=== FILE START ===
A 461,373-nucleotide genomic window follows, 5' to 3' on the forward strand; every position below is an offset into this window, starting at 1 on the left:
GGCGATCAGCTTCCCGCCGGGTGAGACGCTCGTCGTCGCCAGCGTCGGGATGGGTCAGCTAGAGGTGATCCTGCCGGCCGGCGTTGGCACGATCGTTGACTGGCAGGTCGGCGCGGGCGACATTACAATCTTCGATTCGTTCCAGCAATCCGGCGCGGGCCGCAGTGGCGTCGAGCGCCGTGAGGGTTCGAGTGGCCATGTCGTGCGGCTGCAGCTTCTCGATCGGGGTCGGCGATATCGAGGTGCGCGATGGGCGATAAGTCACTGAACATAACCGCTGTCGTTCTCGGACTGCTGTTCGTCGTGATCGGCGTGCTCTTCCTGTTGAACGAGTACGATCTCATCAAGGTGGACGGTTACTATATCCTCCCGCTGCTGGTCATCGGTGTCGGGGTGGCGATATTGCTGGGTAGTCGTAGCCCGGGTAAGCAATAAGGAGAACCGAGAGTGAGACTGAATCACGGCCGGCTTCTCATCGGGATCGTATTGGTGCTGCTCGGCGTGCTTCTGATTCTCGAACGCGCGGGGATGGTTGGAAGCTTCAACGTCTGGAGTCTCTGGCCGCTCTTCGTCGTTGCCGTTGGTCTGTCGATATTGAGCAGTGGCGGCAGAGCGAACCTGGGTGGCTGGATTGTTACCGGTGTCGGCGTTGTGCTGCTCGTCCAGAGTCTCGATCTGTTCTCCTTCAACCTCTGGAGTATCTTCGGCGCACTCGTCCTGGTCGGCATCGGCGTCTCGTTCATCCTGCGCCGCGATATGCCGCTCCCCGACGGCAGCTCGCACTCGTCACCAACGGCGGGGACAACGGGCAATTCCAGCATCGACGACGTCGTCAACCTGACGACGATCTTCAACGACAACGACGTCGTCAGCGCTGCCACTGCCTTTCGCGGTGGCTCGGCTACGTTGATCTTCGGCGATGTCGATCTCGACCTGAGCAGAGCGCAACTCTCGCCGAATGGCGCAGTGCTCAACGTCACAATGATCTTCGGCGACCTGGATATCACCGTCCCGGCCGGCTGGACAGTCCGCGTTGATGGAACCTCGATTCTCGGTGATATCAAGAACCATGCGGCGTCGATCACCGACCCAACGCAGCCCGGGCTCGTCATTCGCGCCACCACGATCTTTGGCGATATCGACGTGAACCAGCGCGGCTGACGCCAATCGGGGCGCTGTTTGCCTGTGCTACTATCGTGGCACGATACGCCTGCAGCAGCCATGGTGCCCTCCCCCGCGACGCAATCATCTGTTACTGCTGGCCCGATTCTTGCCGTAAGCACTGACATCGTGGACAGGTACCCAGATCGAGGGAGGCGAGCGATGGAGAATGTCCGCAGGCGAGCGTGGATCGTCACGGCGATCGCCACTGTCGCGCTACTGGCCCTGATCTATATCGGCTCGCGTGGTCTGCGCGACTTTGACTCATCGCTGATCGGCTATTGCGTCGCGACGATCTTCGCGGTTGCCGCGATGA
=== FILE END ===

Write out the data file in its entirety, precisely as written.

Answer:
A 461,373-nucleotide genomic window follows, 5' to 3' on the forward strand; every position below is an offset into this window, starting at 1 on the left:
GGCGATCAGCTTCCCGCCGGGTGAGACGCTCGTCGTCGCCAGCGTCGGGATGGGTCAGCTAGAGGTGATCCTGCCGGCCGGCGTTGGCACGATCGTTGACTGGCAGGTCGGCGCGGGCGACATTACAATCTTCGATTCGTTCCAGCAATCCGGCGCGGGCCGCAGTGGCGTCGAGCGCCGTGAGGGTTCGAGTGGCCATGTCGTGCGGCTGCAGCTTCTCGATCGGGGTCGGCGATATCGAGGTGCGCGATGGGCGATAAGTCACTGAACATAACCGCTGTCGTTCTCGGACTGCTGTTCGTCGTGATCGGCGTGCTCTTCCTGTTGAACGAGTACGATCTCATCAAGGTGGACGGTTACTATATCCTCCCGCTGCTGGTCATCGGTGTCGGGGTGGCGATATTGCTGGGTAGTCGTAGCCCGGGTAAGCAATAAGGAGAACCGAGAGTGAGACTGAATCACGGCCGGCTTCTCATCGGGATCGTATTGGTGCTGCTCGGCGTGCTTCTGATTCTCGAACGCGCGGGGATGGTTGGAAGCTTCAACGTCTGGAGTCTCTGGCCGCTCTTCGTCGTTGCCGTTGGTCTGTCGATATTGAGCAGTGGCGGCAGAGCGAACCTGGGTGGCTGGATTGTTACCGGTGTCGGCGTTGTGCTGCTCGTCCAGAGTCTCGATCTGTTCTCCTTCAACCTCTGGAGTATCTTCGGCGCACTCGTCCTGGTCGGCATCGGCGTCTCGTTCATCCTGCGCCGCGATATGCCGCTCCCCGACGGCAGCTCGCACTCGTCACCAACGGCGGGGACAACGGGCAATTCCAGCATCGACGACGTCGTCAACCTGACGACGATCTTCAACGACAACGACGTCGTCAGCGCTGCCACTGCCTTTCGCGGTGGCTCGGCTACGTTGATCTTCGGCGATGTCGATCTCGACCTGAGCAGAGCGCAACTCTCGCCGAATGGCGCAGTGCTCAACGTCACAATGATCTTCGGCGACCTGGATATCACCGTCCCGGCCGGCTGGACAGTCCGCGTTGATGGAACCTCGATTCTCGGTGATATCAAGAACCATGCGGCGTCGATCACCGACCCAACGCAGCCCGGGCTCGTCATTCGCGCCACCACGATCTTTGGCGATATCGACGTGAACCAGCGCGGCTGACGCCAATCGGGGCGCTGTTTGCCTGTGCTACTATCGTGGCACGATACGCCTGCAGCAGCCATGGTGCCCTCCCCCGCGACGCAATCATCTGTTACTGCTGGCCCGATTCTTGCCGTAAGCACTGACATCGTGGACAGGTACCCAGATCGAGGGAGGCGAGCGATGGAGAATGTCCGCAGGCGAGCGTGGATCGTCACGGCGATCGCCACTGTCGCGCTACTGGCCCTGATCTATATCGGCTCGCGTGGTCTGCGCGACTTTGACTCATCGCTGATCGGCTATTGCGTCGCGACGATCTTCGCGGTTGCCGCGATGA